Interpretation

Part of Orders of the Day — Merchant Shipping (Liner Conferences) Bill – in the House of Commons at 11:33 am on 11th June 1982.

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Photo of Mr Terence Higgins Mr Terence Higgins , Worthing 11:33 am, 11th June 1982

I join the Front Benches in paying tribute to the magnificent work done by the Merchant Navy and its members in the Falklands conflict. All hon. Members are profoundly impressed by the skill and courage that they have shown. Those of us who have been at sea in difficult and dangerous conditions appreciate their tremendously difficult task. I also echo the points made to the effect that it is vitally important that we have a strong and adequate Merchant Marine. This has been brought out by the Falklands crisis.

Trends over the years have not been wholly to our advantage. The fact is that our shipping industry is immensely efficient, which has meant that it has not been necessary for the Merchant Marine in this country, unlike other countries, for example, the United States, to be subsidised. We have maintained the size of our fleet on the basis of efficiency and keeping down costs. The provisions within the Bill that are likely to create a less competitive environment in which costs tend to rise and in which our share of the market is not reflected by the efficiency of our Merchant Marine, are a cause for concern.

The Minister gave a categoric assurance in Committee that the Government were wholly opposed to the extension of the cargo-sharing arrangements into the bulk trades. I take that to mean that we shall not merely express a view at international shipping conferences but that we shall actively oppose any moves to extend the cargo-sharing provisions to the bulk trades. Many hon. Members will be watching carefully to see the line taken by the Government in any such negotiations.

There is considerable cause for concern that some of the developing countries do not stick to, or abide by, the letter of the code and that this is to the disadvantage of countries such as the United Kingdom that do abide by it. It is essential that the Government, having gone along with the provisions of the code and put forward the Bill, ensure that developing countries take a responsible line within the confines of the code.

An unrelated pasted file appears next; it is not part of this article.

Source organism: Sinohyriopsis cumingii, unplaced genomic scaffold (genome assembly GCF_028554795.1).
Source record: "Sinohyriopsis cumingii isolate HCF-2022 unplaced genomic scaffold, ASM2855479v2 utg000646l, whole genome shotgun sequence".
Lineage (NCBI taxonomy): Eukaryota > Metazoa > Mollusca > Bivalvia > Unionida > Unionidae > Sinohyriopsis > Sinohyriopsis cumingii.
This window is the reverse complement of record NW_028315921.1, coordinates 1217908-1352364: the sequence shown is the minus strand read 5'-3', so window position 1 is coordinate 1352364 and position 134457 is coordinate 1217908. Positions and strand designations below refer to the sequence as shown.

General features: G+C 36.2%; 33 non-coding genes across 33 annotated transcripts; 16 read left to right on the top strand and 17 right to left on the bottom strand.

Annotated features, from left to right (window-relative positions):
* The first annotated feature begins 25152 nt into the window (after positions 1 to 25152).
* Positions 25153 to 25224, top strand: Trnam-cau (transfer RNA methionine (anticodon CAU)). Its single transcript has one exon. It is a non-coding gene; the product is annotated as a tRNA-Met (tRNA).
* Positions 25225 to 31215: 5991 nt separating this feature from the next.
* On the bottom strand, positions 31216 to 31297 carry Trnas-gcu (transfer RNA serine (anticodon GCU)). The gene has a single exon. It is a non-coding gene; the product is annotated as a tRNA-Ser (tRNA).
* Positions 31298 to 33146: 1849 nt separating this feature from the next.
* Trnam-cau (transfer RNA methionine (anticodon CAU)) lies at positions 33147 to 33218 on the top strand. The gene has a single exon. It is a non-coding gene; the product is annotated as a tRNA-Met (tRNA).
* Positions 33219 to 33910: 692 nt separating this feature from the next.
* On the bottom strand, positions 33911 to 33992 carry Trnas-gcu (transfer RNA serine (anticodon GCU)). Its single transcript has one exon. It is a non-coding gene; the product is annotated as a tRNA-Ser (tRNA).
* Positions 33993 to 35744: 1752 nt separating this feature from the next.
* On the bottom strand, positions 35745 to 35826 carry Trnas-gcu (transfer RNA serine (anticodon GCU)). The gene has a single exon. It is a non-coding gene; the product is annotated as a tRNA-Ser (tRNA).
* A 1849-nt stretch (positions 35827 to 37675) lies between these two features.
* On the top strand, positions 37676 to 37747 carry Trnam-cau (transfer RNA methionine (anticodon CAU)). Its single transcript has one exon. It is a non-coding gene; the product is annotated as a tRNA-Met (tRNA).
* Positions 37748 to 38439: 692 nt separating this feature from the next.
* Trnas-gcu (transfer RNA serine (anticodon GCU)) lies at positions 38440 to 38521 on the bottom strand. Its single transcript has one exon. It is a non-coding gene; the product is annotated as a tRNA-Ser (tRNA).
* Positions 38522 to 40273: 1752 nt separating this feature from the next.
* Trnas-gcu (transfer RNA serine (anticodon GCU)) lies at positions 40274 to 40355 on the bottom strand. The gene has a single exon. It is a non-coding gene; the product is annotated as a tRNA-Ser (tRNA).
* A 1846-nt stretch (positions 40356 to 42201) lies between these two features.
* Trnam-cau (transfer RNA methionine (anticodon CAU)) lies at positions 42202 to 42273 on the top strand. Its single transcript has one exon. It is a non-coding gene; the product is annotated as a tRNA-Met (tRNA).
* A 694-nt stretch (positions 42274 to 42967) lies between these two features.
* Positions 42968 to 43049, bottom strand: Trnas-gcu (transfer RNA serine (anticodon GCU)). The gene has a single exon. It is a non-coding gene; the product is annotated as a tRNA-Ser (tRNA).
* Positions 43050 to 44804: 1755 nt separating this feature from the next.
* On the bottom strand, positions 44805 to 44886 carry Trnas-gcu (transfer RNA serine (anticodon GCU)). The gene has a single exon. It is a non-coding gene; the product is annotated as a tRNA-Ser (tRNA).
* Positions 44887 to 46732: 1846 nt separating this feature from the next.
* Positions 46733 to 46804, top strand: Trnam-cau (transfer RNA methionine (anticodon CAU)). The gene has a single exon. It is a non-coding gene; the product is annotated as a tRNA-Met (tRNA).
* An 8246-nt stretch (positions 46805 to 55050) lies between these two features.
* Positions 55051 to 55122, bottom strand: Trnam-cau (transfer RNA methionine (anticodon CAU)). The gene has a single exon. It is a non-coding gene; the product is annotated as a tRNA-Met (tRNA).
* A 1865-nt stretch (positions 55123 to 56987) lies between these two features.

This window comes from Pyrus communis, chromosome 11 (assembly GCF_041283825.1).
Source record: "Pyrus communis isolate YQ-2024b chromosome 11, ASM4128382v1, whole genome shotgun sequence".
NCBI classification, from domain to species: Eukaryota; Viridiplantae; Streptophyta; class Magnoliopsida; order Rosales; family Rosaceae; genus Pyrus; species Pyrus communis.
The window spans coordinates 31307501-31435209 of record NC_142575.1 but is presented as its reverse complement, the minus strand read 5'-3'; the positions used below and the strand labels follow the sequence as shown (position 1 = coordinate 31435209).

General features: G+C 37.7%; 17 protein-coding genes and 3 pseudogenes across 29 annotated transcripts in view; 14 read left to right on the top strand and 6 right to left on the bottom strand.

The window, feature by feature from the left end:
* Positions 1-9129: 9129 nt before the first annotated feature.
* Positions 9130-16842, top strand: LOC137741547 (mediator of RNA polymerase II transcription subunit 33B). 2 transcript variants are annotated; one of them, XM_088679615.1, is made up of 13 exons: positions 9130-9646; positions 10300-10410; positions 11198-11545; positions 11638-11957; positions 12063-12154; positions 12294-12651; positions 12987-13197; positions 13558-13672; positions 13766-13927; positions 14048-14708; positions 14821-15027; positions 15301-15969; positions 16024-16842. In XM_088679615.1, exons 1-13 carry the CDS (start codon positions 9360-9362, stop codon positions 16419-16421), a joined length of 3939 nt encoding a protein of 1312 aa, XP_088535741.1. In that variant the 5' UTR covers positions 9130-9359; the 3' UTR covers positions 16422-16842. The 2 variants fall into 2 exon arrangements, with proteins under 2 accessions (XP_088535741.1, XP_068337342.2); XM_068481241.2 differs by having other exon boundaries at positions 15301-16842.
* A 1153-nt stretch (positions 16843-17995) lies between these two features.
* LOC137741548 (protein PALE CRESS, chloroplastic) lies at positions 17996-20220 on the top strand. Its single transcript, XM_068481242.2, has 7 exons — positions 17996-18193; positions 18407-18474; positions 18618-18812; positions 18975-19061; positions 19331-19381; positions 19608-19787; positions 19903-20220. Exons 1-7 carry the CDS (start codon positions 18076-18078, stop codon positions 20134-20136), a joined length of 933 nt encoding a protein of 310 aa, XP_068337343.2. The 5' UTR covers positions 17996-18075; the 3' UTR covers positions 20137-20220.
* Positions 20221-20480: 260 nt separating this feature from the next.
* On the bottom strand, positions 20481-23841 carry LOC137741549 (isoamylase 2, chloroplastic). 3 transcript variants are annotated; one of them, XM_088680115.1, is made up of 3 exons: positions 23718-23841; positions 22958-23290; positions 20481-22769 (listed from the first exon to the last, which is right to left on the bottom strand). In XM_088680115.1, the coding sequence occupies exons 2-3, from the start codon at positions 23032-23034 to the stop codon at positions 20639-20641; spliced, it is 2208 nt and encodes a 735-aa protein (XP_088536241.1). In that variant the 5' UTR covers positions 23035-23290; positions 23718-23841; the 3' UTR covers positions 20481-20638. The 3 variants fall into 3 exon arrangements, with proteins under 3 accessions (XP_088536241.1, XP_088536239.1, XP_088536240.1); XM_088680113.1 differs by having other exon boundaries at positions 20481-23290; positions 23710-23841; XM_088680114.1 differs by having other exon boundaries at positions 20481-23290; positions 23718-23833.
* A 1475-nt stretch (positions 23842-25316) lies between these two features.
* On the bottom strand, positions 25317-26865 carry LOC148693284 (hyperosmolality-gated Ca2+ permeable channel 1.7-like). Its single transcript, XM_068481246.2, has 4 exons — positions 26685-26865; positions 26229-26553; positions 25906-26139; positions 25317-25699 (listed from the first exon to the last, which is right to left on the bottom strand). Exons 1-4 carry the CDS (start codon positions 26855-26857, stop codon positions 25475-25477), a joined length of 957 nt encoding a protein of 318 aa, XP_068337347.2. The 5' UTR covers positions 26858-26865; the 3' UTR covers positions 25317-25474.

I viewed with some concern an article in the Financial Times on 8 June referring to the fact that the Indonesian Government have apparently decreed unilaterally that Government-owned goods shall be entirely carried in their own shipping lines. That is a worrying development. This has happened, I gather, despite the fact that provision is generally made when we extend export credit to ensure that some of the business goes to our own shipping lines.

The United States Government have apparently already protested about this decree but the British Government and the EEC, some months later, have not positively done so. It is not good enough, if the House is to pass this type of legislation, for the Government and the EEC not to take urgent action if developing countries seek to impose unilaterally the sort of measure that the Indonesian Government have introduced, outside the provisions of the code. The Government should take positive action to protect our national interest and to ensure that goods are not carried by high-cost, inefficient lines. Matters should be kept on a competitive level. Otherwise, consumers will clearly suffer.

The Bill, as it stands, is, in some senses, significantly better than when it was introduced. We have done quite a lot of work on it. I wish to pay tribute to the unfailing courtesy and sympathetic response of the Minister despite all the complexities. He has done a good ministerial job in answering the debates. I feel bound to say, however, that my doubts about the Bill are, if anything, even greater than at the time of Second Reading. I hope to see more improvements made in the other place. I shall, therefore, not wish to oppose the Third Reading.